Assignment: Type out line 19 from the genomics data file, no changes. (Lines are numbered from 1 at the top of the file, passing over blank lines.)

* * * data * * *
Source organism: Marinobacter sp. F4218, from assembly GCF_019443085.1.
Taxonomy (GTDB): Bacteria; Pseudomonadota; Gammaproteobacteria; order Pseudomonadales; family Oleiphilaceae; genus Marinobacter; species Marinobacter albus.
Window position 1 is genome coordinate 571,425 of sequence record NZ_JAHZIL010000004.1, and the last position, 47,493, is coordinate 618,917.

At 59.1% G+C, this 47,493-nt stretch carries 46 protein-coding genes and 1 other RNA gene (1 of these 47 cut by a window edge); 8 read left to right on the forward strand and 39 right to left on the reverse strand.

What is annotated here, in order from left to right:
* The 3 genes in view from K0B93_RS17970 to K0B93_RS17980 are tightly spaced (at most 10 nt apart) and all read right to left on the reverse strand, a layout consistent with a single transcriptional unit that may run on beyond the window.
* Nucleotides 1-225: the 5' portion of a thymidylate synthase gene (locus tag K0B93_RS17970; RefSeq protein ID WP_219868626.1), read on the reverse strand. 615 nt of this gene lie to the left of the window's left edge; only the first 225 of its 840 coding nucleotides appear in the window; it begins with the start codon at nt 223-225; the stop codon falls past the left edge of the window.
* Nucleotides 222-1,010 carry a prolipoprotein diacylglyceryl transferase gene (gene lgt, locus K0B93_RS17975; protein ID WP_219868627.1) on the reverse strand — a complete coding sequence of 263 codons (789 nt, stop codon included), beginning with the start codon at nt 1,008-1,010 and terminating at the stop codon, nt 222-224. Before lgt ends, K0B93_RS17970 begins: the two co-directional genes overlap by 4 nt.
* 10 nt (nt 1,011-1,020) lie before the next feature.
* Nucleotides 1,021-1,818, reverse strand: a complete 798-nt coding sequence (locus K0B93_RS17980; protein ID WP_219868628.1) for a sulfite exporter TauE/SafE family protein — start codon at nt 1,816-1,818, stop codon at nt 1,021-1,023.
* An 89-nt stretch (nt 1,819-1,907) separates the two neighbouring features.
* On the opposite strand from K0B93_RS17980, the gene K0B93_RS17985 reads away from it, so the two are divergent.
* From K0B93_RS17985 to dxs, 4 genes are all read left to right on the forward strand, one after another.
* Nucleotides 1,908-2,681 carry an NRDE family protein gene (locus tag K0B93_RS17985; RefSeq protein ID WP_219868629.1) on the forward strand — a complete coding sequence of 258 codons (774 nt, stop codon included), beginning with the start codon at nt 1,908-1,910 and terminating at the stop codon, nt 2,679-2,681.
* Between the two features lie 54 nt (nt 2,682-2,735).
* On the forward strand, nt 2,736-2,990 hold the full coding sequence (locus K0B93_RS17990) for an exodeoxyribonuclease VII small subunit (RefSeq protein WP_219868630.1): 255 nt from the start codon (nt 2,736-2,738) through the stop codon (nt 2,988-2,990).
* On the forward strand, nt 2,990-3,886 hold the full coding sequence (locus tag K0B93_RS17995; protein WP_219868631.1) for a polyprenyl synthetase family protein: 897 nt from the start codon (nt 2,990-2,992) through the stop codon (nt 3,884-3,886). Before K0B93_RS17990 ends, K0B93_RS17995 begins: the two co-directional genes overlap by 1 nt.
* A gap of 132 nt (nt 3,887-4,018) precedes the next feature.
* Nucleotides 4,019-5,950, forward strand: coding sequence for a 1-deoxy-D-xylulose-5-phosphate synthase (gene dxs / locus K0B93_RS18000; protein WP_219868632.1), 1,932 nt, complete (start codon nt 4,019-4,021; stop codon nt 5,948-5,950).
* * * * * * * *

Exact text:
* Nucleotides 4,019-5,950, forward strand: coding sequence for a 1-deoxy-D-xylulose-5-phosphate synthase (gene dxs / locus K0B93_RS18000; protein WP_219868632.1), 1,932 nt, complete (start codon nt 4,019-4,021; stop codon nt 5,948-5,950).